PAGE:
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Hi, I was wondering about the pros and cons of using xinetd. I am not sure if I understand it correctly but I believe it is used to start services. ...
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  1. #1
    Linux User Allblack's Avatar
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    Understanding Xinetd


    Hi,

    I was wondering about the pros and cons of using xinetd. I am not sure if I understand it correctly but I believe it is used to start services. Why would I use xinetd instead of runlevels? Are runlevels limited to a select choice of services?

    For example, I want to start telnet and ftp on my red hat box. I did not see an option under the runlevels. Does this mean that xinetd,inetd or a startup script is my only option.

    I have been told once that you are better off not using inetd(this was related to Freebsd). I had a look at the man pages and xinetd.org but it is not totally clear yet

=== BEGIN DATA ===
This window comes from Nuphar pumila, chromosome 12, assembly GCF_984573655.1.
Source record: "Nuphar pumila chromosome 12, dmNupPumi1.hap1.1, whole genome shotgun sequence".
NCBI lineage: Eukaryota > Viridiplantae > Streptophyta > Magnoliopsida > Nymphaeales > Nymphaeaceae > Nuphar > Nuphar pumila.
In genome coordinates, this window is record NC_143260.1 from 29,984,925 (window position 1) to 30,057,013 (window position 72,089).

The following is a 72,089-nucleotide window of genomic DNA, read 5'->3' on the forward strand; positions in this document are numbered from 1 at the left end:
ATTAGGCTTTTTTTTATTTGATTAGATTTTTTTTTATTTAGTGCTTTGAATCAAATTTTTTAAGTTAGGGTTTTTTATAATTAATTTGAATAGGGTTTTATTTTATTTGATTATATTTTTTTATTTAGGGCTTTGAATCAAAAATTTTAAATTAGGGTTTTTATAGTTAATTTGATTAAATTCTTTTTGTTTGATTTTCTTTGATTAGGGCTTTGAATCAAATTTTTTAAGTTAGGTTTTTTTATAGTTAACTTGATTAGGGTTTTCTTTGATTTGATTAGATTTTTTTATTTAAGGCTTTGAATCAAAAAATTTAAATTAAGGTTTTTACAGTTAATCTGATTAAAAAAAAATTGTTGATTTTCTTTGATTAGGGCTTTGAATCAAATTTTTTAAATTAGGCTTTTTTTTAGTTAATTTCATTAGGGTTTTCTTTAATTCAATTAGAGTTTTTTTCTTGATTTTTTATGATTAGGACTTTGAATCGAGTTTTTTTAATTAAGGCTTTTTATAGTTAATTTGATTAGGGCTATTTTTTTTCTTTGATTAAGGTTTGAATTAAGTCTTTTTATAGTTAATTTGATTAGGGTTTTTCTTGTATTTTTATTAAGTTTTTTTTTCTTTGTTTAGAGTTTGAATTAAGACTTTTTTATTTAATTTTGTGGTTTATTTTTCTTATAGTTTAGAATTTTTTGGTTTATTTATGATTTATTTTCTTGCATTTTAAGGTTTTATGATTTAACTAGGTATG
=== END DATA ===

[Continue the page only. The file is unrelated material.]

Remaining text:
cheers

  2. #2
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    You've got it all the wrong way. Xinetd isn't really related to services in that way.
    This is what xinetd does: It listens to ports, and when a connection comes in, it starts the actual daemon that handles the protocol and passes the network socket to it. The alternative is having a listening daemon for each of these protocols, ie. one daemon for telnet, one for ftp, one for pop3, one for rdate, etc. Xinetd provides a way to only have one process running to listen for connections. There are no cons of using it.

  3. #3
    Linux User Allblack's Avatar
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    Thanks Dolda,

    So this is not using any resources until someone asks for the services. For example, sshd is enabled to start at boot time. I don't think it will use much resources but why is it that a daemon like sshd or any other one does not use xinetd instead.
    I guess this might be a useless question, I would just like to know the reasoning behind it.

  4. #4
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    For an explanation of why sshd doesn't use inetd or xinetd, see the sshd manpage and look up the -i option.

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